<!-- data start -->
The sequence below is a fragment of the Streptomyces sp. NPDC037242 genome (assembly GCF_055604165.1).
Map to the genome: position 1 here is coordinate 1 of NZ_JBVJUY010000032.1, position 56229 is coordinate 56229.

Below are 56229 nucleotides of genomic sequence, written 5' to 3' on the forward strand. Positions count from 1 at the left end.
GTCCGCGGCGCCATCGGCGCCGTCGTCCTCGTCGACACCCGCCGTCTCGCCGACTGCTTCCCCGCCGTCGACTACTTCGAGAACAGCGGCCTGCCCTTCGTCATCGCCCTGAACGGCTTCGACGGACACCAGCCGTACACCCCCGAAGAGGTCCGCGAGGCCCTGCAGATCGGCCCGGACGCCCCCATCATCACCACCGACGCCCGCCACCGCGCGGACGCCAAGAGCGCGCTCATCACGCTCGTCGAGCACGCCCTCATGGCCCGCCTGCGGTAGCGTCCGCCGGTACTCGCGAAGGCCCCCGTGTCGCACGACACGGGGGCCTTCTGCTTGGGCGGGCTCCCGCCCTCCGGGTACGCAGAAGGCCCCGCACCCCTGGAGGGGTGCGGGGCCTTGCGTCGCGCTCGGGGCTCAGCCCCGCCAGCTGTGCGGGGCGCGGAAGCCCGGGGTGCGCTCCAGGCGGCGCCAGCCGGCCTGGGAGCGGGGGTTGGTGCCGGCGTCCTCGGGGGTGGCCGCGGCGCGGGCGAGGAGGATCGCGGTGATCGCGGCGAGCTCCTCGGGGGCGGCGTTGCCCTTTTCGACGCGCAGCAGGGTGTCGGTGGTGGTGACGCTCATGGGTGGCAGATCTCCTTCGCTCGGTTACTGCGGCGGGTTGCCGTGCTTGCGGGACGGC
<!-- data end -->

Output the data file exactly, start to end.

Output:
The sequence below is a fragment of the Streptomyces sp. NPDC037242 genome (assembly GCF_055604165.1).
Map to the genome: position 1 here is coordinate 1 of NZ_JBVJUY010000032.1, position 56229 is coordinate 56229.

Below are 56229 nucleotides of genomic sequence, written 5' to 3' on the forward strand. Positions count from 1 at the left end.
GTCCGCGGCGCCATCGGCGCCGTCGTCCTCGTCGACACCCGCCGTCTCGCCGACTGCTTCCCCGCCGTCGACTACTTCGAGAACAGCGGCCTGCCCTTCGTCATCGCCCTGAACGGCTTCGACGGACACCAGCCGTACACCCCCGAAGAGGTCCGCGAGGCCCTGCAGATCGGCCCGGACGCCCCCATCATCACCACCGACGCCCGCCACCGCGCGGACGCCAAGAGCGCGCTCATCACGCTCGTCGAGCACGCCCTCATGGCCCGCCTGCGGTAGCGTCCGCCGGTACTCGCGAAGGCCCCCGTGTCGCACGACACGGGGGCCTTCTGCTTGGGCGGGCTCCCGCCCTCCGGGTACGCAGAAGGCCCCGCACCCCTGGAGGGGTGCGGGGCCTTGCGTCGCGCTCGGGGCTCAGCCCCGCCAGCTGTGCGGGGCGCGGAAGCCCGGGGTGCGCTCCAGGCGGCGCCAGCCGGCCTGGGAGCGGGGGTTGGTGCCGGCGTCCTCGGGGGTGGCCGCGGCGCGGGCGAGGAGGATCGCGGTGATCGCGGCGAGCTCCTCGGGGGCGGCGTTGCCCTTTTCGACGCGCAGCAGGGTGTCGGTGGTGGTGACGCTCATGGGTGGCAGATCTCCTTCGCTCGGTTACTGCGGCGGGTTGCCGTGCTTGCGGGACGGC